A single administration of LN-145 monotherapy resulted in an overall response rate of 21.4% in patients with immunotherapy pretreated metastatic non–small cell lung cancer.
A single administration of the tumor-infiltrating lymphocyte (TIL) therapy LN-145 resulted in an overall response rate (ORR) of 21.4% (95% CI, 8.3%-41.0%) in patients with immunotherapy pretreated metastatic non–small cell lung cancer (mNSCLC), according to findings from cohort 3B of the ongoing basket study IOV-COM-202 (NCT03645928) presented at the 36th Annual Meeting of the Society for Immunotherapy of Cancer (SITC), November 10-14, 2021.
In cohort 3B of the open-label, multicenter, phase 2 study, 28 patients received treatment with LN-145, with 24 having 1 or more efficacy analyses available at the data cutoff of August 24, 2021. The 21.4% ORR was seen across all patients who received treatment (n = 28). In those with at least 1 assessment (n = 24), the ORR was 25%. ORR consisted primarily of partial responses with 1 complete response (N = 6). An additional 42.9% of patients from the full analysis (12 of 28) experienced stable disease, for a disease control rate of 75% (95% CI, 53.3%-90.2%).
“The clinical data for LN-145 in heavily-treated patients with metastatic non–small cell lung cancer is exciting. It represents the first experience for TIL monotherapy to show clinical benefit in metastatic non–small cell lung cancer and demonstrates the feasibility and safety shown in a multicenter study with a centralized manufacturing process," lead study author Adam J. Schoenfeld, MD, medical oncologist at Memorial Sloan Kettering Cancer Center, said in a statement. "I am particularly impressed to see responses following multiple prior therapies, including tumors resistant to anti–PD-(L)1 blockade. We observed responses to LN-145 across a range of PD-L1 expression levels, clinical characteristics, and molecular features."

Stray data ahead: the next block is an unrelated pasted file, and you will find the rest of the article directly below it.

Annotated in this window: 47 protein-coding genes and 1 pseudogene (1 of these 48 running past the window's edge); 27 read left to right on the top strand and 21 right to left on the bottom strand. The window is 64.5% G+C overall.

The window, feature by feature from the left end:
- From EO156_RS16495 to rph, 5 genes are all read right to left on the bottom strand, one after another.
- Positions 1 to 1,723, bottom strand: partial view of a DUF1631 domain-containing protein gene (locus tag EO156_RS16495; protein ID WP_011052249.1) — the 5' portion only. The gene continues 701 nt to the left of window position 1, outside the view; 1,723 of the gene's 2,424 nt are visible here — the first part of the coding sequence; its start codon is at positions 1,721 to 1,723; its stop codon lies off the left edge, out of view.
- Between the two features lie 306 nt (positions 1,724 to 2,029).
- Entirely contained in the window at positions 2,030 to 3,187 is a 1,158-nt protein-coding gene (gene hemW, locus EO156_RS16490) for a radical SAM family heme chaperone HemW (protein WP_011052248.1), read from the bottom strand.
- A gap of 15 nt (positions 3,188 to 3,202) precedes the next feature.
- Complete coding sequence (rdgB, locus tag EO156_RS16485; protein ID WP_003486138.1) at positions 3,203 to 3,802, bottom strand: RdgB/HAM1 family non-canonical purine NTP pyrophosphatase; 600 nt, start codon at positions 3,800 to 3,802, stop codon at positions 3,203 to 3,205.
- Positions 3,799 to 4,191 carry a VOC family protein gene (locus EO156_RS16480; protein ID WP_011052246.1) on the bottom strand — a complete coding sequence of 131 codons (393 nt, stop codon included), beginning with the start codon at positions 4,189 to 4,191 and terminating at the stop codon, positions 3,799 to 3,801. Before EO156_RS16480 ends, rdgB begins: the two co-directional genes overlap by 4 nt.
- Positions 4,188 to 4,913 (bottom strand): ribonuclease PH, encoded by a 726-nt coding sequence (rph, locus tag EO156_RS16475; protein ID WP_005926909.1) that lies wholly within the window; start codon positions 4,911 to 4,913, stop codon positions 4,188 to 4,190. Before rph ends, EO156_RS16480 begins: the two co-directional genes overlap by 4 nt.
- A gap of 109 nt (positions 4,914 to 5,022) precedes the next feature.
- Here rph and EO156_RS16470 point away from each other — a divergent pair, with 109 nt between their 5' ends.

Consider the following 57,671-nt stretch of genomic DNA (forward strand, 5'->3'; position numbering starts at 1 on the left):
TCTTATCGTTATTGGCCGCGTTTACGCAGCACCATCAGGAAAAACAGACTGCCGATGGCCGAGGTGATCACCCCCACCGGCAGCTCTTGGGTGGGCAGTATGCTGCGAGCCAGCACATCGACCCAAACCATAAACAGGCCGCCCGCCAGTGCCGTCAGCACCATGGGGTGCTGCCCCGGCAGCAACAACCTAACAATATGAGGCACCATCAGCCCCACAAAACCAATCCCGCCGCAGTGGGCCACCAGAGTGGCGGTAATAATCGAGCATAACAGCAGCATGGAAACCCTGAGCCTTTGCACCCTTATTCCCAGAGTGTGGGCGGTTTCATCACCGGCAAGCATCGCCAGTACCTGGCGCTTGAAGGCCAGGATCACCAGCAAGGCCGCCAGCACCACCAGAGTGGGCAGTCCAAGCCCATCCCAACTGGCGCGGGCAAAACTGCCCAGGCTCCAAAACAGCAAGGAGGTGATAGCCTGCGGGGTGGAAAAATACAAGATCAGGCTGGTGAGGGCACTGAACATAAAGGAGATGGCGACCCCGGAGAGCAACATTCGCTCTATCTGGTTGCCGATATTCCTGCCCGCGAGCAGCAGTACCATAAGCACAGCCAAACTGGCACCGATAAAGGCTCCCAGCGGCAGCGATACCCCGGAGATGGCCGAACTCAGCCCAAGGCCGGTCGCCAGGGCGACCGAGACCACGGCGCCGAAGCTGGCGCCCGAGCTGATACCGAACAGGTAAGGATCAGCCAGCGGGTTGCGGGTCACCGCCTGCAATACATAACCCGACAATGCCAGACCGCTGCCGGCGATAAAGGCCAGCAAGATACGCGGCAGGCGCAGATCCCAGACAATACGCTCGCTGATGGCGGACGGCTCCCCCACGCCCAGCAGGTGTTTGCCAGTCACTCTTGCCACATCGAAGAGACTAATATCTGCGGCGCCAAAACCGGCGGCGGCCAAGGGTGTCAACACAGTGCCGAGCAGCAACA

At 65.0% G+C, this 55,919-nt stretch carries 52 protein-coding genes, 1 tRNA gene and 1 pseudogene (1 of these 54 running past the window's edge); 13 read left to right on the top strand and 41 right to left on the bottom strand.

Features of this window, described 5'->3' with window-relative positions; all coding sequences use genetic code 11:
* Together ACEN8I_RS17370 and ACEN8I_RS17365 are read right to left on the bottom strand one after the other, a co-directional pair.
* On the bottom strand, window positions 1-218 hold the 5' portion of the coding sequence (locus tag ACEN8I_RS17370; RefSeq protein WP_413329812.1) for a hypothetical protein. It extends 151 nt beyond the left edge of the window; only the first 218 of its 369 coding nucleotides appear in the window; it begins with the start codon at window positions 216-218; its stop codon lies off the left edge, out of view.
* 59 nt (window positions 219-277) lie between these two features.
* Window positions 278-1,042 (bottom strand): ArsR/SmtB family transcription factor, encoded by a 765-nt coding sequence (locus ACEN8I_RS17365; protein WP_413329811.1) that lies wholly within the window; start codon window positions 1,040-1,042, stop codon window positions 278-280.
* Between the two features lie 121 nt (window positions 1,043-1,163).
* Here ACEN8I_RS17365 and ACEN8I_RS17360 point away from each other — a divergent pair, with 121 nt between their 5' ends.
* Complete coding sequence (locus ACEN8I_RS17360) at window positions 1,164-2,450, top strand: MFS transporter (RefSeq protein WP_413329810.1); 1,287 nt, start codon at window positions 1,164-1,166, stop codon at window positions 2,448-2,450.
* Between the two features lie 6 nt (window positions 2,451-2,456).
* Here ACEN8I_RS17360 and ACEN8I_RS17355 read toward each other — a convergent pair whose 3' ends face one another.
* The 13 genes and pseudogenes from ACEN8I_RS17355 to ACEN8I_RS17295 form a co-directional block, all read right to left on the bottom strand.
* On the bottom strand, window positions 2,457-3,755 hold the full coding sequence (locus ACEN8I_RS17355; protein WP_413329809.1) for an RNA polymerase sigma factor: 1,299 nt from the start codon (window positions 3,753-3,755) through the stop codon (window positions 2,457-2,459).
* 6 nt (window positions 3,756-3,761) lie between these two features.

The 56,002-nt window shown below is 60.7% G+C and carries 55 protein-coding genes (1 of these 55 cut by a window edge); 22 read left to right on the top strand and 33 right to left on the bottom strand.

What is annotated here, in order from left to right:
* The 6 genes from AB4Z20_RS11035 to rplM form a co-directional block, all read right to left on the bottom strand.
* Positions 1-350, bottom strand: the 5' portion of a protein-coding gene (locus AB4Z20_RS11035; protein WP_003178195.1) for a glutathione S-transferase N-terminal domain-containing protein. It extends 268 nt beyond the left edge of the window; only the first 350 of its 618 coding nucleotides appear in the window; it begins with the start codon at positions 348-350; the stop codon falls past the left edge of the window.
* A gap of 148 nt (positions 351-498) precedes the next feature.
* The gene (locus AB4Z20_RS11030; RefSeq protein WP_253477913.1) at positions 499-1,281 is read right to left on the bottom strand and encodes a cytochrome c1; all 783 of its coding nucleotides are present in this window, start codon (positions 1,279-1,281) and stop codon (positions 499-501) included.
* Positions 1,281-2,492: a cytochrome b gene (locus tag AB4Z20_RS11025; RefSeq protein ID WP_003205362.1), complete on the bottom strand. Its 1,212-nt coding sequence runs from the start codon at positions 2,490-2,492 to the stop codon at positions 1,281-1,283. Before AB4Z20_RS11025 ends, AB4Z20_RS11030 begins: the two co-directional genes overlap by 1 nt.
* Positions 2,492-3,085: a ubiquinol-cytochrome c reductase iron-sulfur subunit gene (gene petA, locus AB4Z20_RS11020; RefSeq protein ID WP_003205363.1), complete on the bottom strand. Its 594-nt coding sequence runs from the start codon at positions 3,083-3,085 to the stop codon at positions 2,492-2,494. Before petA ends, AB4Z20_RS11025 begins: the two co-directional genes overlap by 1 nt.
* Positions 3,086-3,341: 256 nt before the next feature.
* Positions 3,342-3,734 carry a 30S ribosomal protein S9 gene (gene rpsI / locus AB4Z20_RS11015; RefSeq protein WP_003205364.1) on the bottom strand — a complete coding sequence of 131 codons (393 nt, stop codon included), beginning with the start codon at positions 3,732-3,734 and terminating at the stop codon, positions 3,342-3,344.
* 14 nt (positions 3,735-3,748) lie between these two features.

LN-145 consists of autologous TILs that are harvested from tumor tissue obtained by surgical resection. The collected TILs are expanded ex vivo at a central location and cryopreserved for infusion in a GMP manufacturing process that takes approximately 22 days. The median time from resection to infusion in the study was 35 days.
Cyclophosphamide (CY) and fludarabine (FLU) lymphodepletion was administered prior to infusion of LN-145 in the study. CY was administered 7 and 6 days prior to the infusion and FLU was administered 5 and 1 day before the TILs were infused. After TIL infusion, IL-2 (600,000 IU/Kg) was delivered on the same day and again 4 days following TIL infusion, to support immune expansion and growth. The median number of TILs infused was 20.9 x 10^9.
The median age of patients was 61 years and most had adenocarcinoma histology (78.6%). Most patients were PD-L1–positive, with just 14.3% testing <1% for PD-L1 expression by TPS. All patients enrolled in the study had received a prior checkpoint inhibitor and 96.4% had also received prior treatment with chemotherapy. The median number of prior systemic therapies administered was 2 (range, 1-6) and approximately a third of patients had brain metastases at study entry (35.7%).